Detroit will bid a final goodbye to US music icon Aretha Franklin at her star-studded funeral on Friday, her family to be joined by political dignitaries and music royalty in celebrating her life.
The 76-year-old singer, beloved by millions around the world, died of cancer on August 16, closing the curtain on a glittering six-decade career that made her one of America's most celebrated artists.
Former president Bill Clinton and Smokey Robinson are among those due to address her six-hour, invitation-only funeral at the Greater Grace Temple. Stevie Wonder and Ariana Grande are to lead musical tributes.
The service is for family and friends only, meaning that members of the public will have to watch online or on a giant screen reportedly being erected near the church. The formal part of the service is to begin at 10am in her Michigan hometown.
A worker adjusts a balloon sign in tribute to Aretha Franklin in Detroit.
Franklin won 18 Grammy awards and was feted for her civil rights work, raising money for the cause and uplifting activists with her anthems.
She influenced generations of female singers from the late Whitney Houston to Beyonce, with unforgettable hits including Respect
(1967), Natural Woman
(1968) and I Say a Little Prayer
"I think it's going to be a very upbeat service. I think it's going to be a very jubilant service," Bishop Charles Ellis, the officiating pastor, told AFP this week.
The daughter of a prominent Baptist preacher and civil rights activist, Franklin sang at the funeral of Martin Luther King Jr., as well as the inaugurations of presidents Clinton and Barack Obama.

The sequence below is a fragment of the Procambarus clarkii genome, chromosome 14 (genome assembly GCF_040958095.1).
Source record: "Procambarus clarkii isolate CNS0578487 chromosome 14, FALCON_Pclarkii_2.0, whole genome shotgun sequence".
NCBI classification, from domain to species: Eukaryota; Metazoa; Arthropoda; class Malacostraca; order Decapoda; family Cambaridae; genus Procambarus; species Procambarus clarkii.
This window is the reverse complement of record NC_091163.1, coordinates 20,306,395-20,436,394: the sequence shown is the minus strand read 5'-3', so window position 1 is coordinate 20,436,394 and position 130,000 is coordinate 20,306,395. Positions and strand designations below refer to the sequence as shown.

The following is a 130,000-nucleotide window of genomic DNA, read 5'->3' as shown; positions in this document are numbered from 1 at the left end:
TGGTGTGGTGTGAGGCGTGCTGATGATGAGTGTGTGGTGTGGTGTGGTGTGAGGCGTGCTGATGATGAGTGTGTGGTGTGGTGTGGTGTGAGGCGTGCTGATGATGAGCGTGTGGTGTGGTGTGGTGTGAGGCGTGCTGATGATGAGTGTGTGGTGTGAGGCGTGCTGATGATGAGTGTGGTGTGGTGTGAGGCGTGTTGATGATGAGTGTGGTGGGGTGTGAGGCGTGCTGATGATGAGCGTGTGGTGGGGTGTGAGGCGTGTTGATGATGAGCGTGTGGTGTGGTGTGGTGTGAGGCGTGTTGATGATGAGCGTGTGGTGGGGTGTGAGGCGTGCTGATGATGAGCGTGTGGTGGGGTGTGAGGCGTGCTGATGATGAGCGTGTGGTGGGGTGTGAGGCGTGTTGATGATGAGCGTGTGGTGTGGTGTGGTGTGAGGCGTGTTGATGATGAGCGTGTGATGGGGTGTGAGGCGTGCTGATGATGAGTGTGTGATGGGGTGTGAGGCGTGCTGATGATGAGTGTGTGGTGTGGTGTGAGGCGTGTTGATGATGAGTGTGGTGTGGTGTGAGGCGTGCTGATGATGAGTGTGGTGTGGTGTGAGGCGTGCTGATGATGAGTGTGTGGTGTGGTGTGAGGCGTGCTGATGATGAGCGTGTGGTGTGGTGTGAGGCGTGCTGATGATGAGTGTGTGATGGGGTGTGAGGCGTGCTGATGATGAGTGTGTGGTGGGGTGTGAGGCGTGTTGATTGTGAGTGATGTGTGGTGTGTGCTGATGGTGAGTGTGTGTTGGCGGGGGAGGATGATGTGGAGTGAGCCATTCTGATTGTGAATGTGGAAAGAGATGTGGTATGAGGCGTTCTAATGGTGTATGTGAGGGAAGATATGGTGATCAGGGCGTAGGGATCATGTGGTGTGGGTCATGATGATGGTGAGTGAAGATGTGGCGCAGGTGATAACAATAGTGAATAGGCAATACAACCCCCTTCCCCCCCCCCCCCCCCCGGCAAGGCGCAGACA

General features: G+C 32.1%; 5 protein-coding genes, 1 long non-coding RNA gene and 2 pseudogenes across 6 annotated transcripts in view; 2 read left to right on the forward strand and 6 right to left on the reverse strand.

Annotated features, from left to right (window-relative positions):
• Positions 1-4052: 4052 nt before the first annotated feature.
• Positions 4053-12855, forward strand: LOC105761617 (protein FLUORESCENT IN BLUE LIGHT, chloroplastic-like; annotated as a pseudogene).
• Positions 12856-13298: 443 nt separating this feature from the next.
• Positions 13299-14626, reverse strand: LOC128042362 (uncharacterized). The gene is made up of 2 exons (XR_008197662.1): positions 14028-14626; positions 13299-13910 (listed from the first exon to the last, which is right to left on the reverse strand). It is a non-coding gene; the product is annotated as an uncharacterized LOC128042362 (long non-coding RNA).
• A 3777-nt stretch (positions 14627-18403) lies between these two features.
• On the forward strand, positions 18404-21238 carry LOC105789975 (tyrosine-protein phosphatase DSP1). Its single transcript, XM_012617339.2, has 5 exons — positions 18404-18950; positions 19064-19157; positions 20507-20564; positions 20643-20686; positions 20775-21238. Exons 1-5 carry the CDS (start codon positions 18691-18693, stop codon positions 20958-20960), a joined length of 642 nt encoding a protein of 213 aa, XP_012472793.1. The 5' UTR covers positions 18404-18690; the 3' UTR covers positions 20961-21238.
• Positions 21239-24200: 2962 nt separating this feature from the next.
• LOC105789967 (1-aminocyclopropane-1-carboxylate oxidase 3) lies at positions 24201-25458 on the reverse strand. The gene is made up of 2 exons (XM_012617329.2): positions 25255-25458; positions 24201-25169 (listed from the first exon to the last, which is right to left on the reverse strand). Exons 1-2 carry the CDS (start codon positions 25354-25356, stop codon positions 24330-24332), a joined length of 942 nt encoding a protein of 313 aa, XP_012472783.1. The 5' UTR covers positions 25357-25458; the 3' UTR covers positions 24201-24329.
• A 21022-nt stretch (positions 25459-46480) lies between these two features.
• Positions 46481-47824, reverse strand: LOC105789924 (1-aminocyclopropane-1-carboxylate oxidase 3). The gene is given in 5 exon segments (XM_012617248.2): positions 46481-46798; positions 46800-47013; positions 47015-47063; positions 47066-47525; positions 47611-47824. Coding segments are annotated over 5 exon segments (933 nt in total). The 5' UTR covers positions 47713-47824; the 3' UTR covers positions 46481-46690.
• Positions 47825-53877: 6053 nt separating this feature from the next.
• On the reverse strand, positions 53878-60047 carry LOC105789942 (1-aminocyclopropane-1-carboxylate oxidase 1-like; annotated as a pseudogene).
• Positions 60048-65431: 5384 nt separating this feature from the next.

She was awarded America's highest civilian honour by George W. Bush in 2005. Letters from Bush and Obama are expected to be read at the funeral.
After the service, she will make her final journey in the same ivory 1940 Cadillac LaSalle that transported the body of her father in 1984, and that of civil rights icon Rosa Parks in 2005.
'Spirit of God'
More than 100 pink Cadillacs -- a nod to her 1985 hit Freeway of Love
-- will reportedly line up outside the church. She will be buried in Woodland Cemetery alongside her father and siblings.
The funeral comes the morning after more than 40 artists performed at a free concert, billed "A People's Tribute to the Queen," spanning the R&B, Gospel, Jazz and Blues genres in which Franklin excelled.
Thousands of joyful fans packed into a water-front arena in Detroit, listening to guest singers powering through some of her greatest hits, culminating in an all-cast arrangement of Respect
Her signature song, a feminist anthem, became a rallying cry as African-Americans rose up nationwide in the 1960s to fight peacefully for racial equality.
Her grandchildren spoke briefly, delivering heartfelt thanks on behalf of their family. "It's truly inspiring to see how many hearts, how many people my grandma has touched," said Victorie Franklin.
Dancing, excitedly taking selfies and filming parts of the concert on their cellphones, the evening was a chance for Detroit to celebrate the life and legacy of a towering figure regarded as local royalty.
"Aretha Franklin is awesome to me. My family have been listening to her for a long time," said Felicia Christian, a 41-year-old teacher who got in despite not having a ticket after arriving hours early.
"I think she's wonderful and I know that the spirit of God that's in her is what brought all of us here."
Headliners included The Four Tops, Dee Dee Bridgewater and Angie Stone, while a gospel choir took everyone to church, rousing the crowd to their feet with an electric, upbeat performance of classics and a powerful rendition of Amazing Grace
by Tasha Page-Lockhart.
The concert followed three days of public viewings of her open, golden casket that drew thousands -- at her father's New Bethel Baptist Church, and the Charles H. Wright Museum for African-American History.
On Thursday, she lay resplendent in a rose gold outfit and matching Christian Louboutin stilettos. On Tuesday, she wore a red dress with matching heels and on Wednesday she was in blue.